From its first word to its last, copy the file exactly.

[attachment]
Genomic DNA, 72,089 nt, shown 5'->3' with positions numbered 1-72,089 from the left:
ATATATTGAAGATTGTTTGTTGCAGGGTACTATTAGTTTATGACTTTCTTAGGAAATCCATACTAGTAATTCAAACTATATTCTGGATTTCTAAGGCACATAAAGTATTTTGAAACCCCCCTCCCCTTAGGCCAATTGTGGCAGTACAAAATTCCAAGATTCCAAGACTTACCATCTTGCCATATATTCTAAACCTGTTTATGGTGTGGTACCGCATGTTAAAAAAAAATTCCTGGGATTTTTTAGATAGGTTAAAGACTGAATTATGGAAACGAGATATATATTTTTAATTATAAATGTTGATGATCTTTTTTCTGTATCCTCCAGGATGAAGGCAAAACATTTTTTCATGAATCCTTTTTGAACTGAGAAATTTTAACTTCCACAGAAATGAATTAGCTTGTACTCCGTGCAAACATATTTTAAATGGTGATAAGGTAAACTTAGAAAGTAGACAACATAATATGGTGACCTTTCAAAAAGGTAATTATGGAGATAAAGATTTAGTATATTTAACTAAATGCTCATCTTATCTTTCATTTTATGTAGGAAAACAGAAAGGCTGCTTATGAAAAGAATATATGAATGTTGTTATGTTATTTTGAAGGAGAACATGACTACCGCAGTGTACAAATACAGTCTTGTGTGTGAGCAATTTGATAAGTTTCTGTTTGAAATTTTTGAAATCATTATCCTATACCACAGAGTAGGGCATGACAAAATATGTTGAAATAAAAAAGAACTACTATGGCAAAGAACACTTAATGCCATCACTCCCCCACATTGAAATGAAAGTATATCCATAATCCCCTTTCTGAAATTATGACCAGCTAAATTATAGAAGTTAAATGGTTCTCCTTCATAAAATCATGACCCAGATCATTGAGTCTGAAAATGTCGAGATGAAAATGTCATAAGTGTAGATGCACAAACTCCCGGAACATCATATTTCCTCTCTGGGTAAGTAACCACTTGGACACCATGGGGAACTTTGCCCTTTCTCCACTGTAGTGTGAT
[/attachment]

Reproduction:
Genomic DNA, 72,089 nt, shown 5'->3' with positions numbered 1-72,089 from the left:
ATATATTGAAGATTGTTTGTTGCAGGGTACTATTAGTTTATGACTTTCTTAGGAAATCCATACTAGTAATTCAAACTATATTCTGGATTTCTAAGGCACATAAAGTATTTTGAAACCCCCCTCCCCTTAGGCCAATTGTGGCAGTACAAAATTCCAAGATTCCAAGACTTACCATCTTGCCATATATTCTAAACCTGTTTATGGTGTGGTACCGCATGTTAAAAAAAAATTCCTGGGATTTTTTAGATAGGTTAAAGACTGAATTATGGAAACGAGATATATATTTTTAATTATAAATGTTGATGATCTTTTTTCTGTATCCTCCAGGATGAAGGCAAAACATTTTTTCATGAATCCTTTTTGAACTGAGAAATTTTAACTTCCACAGAAATGAATTAGCTTGTACTCCGTGCAAACATATTTTAAATGGTGATAAGGTAAACTTAGAAAGTAGACAACATAATATGGTGACCTTTCAAAAAGGTAATTATGGAGATAAAGATTTAGTATATTTAACTAAATGCTCATCTTATCTTTCATTTTATGTAGGAAAACAGAAAGGCTGCTTATGAAAAGAATATATGAATGTTGTTATGTTATTTTGAAGGAGAACATGACTACCGCAGTGTACAAATACAGTCTTGTGTGTGAGCAATTTGATAAGTTTCTGTTTGAAATTTTTGAAATCATTATCCTATACCACAGAGTAGGGCATGACAAAATATGTTGAAATAAAAAAGAACTACTATGGCAAAGAACACTTAATGCCATCACTCCCCCACATTGAAATGAAAGTATATCCATAATCCCCTTTCTGAAATTATGACCAGCTAAATTATAGAAGTTAAATGGTTCTCCTTCATAAAATCATGACCCAGATCATTGAGTCTGAAAATGTCGAGATGAAAATGTCATAAGTGTAGATGCACAAACTCCCGGAACATCATATTTCCTCTCTGGGTAAGTAACCACTTGGACACCATGGGGAACTTTGCCCTTTCTCCACTGTAGTGTGAT